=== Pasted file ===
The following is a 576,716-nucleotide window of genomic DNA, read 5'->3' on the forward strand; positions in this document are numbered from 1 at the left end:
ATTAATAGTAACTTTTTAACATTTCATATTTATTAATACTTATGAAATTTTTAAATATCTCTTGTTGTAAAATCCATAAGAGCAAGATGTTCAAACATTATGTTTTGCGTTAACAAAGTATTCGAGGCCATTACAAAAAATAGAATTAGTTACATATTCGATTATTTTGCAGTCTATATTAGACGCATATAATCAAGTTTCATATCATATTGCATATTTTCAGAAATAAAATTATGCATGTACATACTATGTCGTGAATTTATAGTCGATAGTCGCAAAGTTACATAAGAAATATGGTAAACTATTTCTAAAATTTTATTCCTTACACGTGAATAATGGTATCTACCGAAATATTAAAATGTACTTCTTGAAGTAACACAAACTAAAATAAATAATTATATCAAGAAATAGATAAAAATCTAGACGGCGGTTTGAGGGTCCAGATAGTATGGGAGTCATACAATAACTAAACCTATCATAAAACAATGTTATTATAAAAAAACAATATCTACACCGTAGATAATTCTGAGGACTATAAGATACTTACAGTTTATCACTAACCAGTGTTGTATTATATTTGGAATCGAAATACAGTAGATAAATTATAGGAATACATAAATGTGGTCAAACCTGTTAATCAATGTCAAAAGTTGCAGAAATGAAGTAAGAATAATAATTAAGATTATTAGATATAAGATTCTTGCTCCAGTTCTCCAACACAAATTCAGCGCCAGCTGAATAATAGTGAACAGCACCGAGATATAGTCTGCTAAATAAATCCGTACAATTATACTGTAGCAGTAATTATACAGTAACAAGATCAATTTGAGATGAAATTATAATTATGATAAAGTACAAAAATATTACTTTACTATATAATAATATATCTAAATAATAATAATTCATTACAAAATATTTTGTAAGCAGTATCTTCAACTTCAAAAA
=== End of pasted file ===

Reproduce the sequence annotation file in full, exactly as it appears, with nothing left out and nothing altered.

The following is a 576,716-nucleotide window of genomic DNA, read 5'->3' on the forward strand; positions in this document are numbered from 1 at the left end:
ATTAATAGTAACTTTTTAACATTTCATATTTATTAATACTTATGAAATTTTTAAATATCTCTTGTTGTAAAATCCATAAGAGCAAGATGTTCAAACATTATGTTTTGCGTTAACAAAGTATTCGAGGCCATTACAAAAAATAGAATTAGTTACATATTCGATTATTTTGCAGTCTATATTAGACGCATATAATCAAGTTTCATATCATATTGCATATTTTCAGAAATAAAATTATGCATGTACATACTATGTCGTGAATTTATAGTCGATAGTCGCAAAGTTACATAAGAAATATGGTAAACTATTTCTAAAATTTTATTCCTTACACGTGAATAATGGTATCTACCGAAATATTAAAATGTACTTCTTGAAGTAACACAAACTAAAATAAATAATTATATCAAGAAATAGATAAAAATCTAGACGGCGGTTTGAGGGTCCAGATAGTATGGGAGTCATACAATAACTAAACCTATCATAAAACAATGTTATTATAAAAAAACAATATCTACACCGTAGATAATTCTGAGGACTATAAGATACTTACAGTTTATCACTAACCAGTGTTGTATTATATTTGGAATCGAAATACAGTAGATAAATTATAGGAATACATAAATGTGGTCAAACCTGTTAATCAATGTCAAAAGTTGCAGAAATGAAGTAAGAATAATAATTAAGATTATTAGATATAAGATTCTTGCTCCAGTTCTCCAACACAAATTCAGCGCCAGCTGAATAATAGTGAACAGCACCGAGATATAGTCTGCTAAATAAATCCGTACAATTATACTGTAGCAGTAATTATACAGTAACAAGATCAATTTGAGATGAAATTATAATTATGATAAAGTACAAAAATATTACTTTACTATATAATAATATATCTAAATAATAATAATTCATTACAAAATATTTTGTAAGCAGTATCTTCAACTTCAAAAA